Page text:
INDIA said India welcomed the report of the Chair of the Group of Governmental Experts on outer space transparency and confidence-building measures.  India gave importance to the report of the Group of Governmental Experts, but noted that it was not inclusive enough to include other space faring nations, including India, which could have enriched the content.  The report of the Group would be an important contribution, including to the work of the Conference which was the negotiating forum, as it worked on the issue of the prevention of an armed race in outer space.  India thanked the Chair of the Open-Ended Working Group on taking forward multilateral nuclear disarmament negotiations, but it had concerns regarding initiatives that took place outside of the Conference.  Still, India had participated in the work of the Working Group and noted in particular the particular way in which Costa Rica conducted the work to allow for an inclusive process and comprehensive discussions.  The report included several important proposals.  India took note that the process had been inclusive; however, the five main States possessing nuclear weapons were not part of the discussions, and any discussions on nuclear disarmament should be as inclusive as possible.  India welcomed the report of the Working Group as a contribution that would further enrich discussions in the Conference.

India noted carefully the suggestions made by the Acting Secretary-General of the Conference and would give them careful consideration.  India’s general views on the subject were that there was considerable scope for improving the working methods of the Conference.   India would participate in discussions to see how consensus could be reached on improving working methods in the Conference, but this was a process that needed to be taken forward in discussions among Member States themselves, and not between the Secretary-General of the Conference and Member States.  India was willing to look at all proposals, provided that they did not change the essential character of the Conference.  If its character was to be changed, this needed another Special Session of the General Assembly.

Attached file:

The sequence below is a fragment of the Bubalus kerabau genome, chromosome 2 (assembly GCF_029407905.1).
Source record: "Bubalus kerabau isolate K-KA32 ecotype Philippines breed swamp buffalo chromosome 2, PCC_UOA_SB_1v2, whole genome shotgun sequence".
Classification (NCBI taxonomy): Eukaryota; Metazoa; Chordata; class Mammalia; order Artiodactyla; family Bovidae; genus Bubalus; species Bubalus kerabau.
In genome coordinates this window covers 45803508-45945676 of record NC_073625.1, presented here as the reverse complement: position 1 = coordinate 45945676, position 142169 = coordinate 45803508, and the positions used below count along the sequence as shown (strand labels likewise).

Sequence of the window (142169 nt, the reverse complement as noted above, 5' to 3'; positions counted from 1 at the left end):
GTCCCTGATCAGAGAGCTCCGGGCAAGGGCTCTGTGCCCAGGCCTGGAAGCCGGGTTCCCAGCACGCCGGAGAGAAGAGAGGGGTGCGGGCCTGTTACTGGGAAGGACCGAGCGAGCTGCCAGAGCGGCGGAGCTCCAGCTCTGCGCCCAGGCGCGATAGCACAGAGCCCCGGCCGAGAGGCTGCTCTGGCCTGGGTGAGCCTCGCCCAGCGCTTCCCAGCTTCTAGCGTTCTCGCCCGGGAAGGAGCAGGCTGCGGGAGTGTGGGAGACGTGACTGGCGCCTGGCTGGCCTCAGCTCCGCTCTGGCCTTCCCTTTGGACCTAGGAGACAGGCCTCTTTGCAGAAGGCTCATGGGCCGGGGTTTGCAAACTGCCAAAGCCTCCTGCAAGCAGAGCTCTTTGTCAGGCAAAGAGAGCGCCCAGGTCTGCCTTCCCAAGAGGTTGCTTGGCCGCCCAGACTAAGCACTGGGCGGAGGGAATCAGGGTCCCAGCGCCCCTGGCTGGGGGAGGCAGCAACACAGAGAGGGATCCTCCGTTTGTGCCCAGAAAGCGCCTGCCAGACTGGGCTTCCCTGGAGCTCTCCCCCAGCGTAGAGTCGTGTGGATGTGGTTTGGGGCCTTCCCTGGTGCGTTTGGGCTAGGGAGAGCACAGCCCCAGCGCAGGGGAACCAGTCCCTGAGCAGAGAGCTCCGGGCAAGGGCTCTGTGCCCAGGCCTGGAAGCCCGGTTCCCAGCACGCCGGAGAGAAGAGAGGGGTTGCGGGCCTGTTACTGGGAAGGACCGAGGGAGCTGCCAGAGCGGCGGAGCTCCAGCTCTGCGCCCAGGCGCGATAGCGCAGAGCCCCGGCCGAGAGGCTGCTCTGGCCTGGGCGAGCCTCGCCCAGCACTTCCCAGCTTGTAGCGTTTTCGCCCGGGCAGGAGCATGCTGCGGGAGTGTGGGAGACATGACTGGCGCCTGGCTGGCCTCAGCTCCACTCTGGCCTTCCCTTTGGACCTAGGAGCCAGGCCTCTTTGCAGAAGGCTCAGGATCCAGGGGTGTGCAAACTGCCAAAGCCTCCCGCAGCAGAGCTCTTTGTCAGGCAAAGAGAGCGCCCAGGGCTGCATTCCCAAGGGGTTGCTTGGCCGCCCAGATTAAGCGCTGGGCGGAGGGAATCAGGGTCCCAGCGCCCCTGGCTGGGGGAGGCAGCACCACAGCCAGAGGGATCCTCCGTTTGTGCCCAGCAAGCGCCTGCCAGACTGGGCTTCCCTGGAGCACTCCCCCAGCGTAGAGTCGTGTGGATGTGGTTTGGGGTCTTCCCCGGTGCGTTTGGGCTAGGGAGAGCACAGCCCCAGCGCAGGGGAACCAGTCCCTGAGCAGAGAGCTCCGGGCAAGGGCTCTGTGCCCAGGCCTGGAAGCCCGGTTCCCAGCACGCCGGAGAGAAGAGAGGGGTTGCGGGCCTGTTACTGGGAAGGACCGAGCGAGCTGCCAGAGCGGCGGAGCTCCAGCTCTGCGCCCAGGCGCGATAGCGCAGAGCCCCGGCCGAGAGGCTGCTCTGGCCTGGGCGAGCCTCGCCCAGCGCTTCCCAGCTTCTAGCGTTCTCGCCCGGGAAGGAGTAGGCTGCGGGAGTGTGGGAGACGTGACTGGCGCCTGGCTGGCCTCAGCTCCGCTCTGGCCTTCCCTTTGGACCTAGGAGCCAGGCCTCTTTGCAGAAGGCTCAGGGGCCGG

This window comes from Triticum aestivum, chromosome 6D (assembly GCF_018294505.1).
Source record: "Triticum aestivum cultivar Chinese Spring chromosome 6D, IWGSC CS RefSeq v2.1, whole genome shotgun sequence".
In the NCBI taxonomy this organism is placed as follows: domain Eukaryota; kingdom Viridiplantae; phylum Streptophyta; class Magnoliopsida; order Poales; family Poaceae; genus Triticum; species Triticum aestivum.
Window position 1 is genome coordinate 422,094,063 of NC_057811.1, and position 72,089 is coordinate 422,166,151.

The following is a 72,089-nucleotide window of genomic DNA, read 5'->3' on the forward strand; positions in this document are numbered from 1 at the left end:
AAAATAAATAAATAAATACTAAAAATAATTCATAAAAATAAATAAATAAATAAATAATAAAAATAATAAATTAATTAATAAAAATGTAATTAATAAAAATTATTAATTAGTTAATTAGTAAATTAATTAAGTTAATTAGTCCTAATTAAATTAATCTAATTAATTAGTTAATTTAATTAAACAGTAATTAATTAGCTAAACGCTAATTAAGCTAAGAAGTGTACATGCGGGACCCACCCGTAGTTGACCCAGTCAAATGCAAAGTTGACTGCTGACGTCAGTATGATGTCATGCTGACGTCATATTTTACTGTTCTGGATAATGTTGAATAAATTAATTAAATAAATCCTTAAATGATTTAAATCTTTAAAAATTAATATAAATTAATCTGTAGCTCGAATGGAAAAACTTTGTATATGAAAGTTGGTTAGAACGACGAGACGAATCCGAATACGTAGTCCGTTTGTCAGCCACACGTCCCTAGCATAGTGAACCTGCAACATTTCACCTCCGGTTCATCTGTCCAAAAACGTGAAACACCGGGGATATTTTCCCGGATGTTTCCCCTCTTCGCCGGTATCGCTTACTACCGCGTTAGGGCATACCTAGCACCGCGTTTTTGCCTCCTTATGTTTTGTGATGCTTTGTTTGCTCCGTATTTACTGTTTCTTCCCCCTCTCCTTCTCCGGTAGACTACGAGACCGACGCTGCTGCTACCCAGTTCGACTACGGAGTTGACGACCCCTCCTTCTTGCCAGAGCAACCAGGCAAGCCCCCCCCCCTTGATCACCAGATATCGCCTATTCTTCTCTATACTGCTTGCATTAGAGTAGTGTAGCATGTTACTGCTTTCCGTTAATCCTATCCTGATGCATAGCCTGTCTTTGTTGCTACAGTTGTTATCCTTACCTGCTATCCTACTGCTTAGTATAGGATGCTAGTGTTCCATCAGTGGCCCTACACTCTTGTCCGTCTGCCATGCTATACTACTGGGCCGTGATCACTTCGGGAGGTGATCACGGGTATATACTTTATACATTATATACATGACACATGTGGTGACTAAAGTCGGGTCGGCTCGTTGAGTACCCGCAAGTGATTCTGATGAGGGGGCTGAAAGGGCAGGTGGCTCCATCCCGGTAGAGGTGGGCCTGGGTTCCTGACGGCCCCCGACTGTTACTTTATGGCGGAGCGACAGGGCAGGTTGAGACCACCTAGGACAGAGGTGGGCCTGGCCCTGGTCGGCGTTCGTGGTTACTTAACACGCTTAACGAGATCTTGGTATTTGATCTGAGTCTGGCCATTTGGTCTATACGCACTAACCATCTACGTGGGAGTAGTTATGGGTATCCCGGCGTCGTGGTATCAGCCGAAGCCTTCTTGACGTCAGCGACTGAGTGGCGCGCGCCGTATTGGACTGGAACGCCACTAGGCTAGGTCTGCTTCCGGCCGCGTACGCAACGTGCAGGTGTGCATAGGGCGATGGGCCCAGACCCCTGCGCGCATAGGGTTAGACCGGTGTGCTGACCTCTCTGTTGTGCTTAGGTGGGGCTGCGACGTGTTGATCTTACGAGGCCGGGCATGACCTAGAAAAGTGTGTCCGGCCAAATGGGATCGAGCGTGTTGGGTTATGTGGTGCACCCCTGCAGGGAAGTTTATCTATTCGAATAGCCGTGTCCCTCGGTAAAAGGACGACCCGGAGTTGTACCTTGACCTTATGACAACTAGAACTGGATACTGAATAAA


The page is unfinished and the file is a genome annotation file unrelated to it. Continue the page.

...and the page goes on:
ALGERIA said Algeria had taken note of the statements this morning and wanted to deal with some of the key issues expressed.  Algeria found the remarks of the Acting Secretary-General very useful and took note of the ideas and expressed gratitude to him for his commitment.  Algeria was open to any initiative that would make the work of the Conference emerge from the deadlock, but the problems which prevented the Conference from agreeing on a programme of work and making headway were much more profound problems that went beyond this body and had their origins in the policies of nuclear weapon States themselves.  If they improved the work of the Conference, the problems would remain intact and would not allow them to agree on a programme of work.  The establishment of the four groups demonstrated the importance of the issues tackled by these groups and reflected the failure of the Conference in meeting the demands of the international community to fulfil its mandate.  However, Algeria questioned the usefulness of this exercise.  The Conference was the sole multilateral negotiating forum for disarmament affairs, and should not be a body that only took note of reports.  The Conference should make use of the recommendations of these groups so that they could make headway and agree on a global and balanced programme of work that took in to consideration the security of all.